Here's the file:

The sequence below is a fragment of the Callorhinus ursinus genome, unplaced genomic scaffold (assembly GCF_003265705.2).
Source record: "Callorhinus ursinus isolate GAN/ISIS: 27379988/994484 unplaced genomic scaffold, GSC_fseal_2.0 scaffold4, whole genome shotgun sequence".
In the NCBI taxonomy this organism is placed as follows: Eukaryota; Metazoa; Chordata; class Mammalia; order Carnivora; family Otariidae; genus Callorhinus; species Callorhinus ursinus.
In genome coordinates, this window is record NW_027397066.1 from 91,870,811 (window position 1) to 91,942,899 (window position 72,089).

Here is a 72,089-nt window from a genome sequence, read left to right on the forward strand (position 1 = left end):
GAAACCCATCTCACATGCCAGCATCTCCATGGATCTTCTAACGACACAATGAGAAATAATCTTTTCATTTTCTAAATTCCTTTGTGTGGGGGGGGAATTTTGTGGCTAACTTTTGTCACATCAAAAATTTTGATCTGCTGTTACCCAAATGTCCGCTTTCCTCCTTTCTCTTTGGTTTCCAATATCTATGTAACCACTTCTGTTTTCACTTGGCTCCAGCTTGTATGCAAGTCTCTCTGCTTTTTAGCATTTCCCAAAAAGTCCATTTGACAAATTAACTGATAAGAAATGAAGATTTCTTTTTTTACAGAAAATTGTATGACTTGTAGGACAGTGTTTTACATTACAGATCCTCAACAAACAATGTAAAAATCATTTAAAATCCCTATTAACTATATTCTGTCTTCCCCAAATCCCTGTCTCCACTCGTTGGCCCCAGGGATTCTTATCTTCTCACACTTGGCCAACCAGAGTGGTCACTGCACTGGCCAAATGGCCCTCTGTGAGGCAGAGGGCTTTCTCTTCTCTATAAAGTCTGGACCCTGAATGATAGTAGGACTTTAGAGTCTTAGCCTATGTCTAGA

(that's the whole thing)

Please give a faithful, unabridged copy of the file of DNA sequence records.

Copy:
The sequence below is a fragment of the Callorhinus ursinus genome, unplaced genomic scaffold (assembly GCF_003265705.2).
Source record: "Callorhinus ursinus isolate GAN/ISIS: 27379988/994484 unplaced genomic scaffold, GSC_fseal_2.0 scaffold4, whole genome shotgun sequence".
In the NCBI taxonomy this organism is placed as follows: Eukaryota; Metazoa; Chordata; class Mammalia; order Carnivora; family Otariidae; genus Callorhinus; species Callorhinus ursinus.
In genome coordinates, this window is record NW_027397066.1 from 91,870,811 (window position 1) to 91,942,899 (window position 72,089).

Here is a 72,089-nt window from a genome sequence, read left to right on the forward strand (position 1 = left end):
GAAACCCATCTCACATGCCAGCATCTCCATGGATCTTCTAACGACACAATGAGAAATAATCTTTTCATTTTCTAAATTCCTTTGTGTGGGGGGGGAATTTTGTGGCTAACTTTTGTCACATCAAAAATTTTGATCTGCTGTTACCCAAATGTCCGCTTTCCTCCTTTCTCTTTGGTTTCCAATATCTATGTAACCACTTCTGTTTTCACTTGGCTCCAGCTTGTATGCAAGTCTCTCTGCTTTTTAGCATTTCCCAAAAAGTCCATTTGACAAATTAACTGATAAGAAATGAAGATTTCTTTTTTTACAGAAAATTGTATGACTTGTAGGACAGTGTTTTACATTACAGATCCTCAACAAACAATGTAAAAATCATTTAAAATCCCTATTAACTATATTCTGTCTTCCCCAAATCCCTGTCTCCACTCGTTGGCCCCAGGGATTCTTATCTTCTCACACTTGGCCAACCAGAGTGGTCACTGCACTGGCCAAATGGCCCTCTGTGAGGCAGAGGGCTTTCTCTTCTCTATAAAGTCTGGACCCTGAATGATAGTAGGACTTTAGAGTCTTAGCCTATGTCTAGA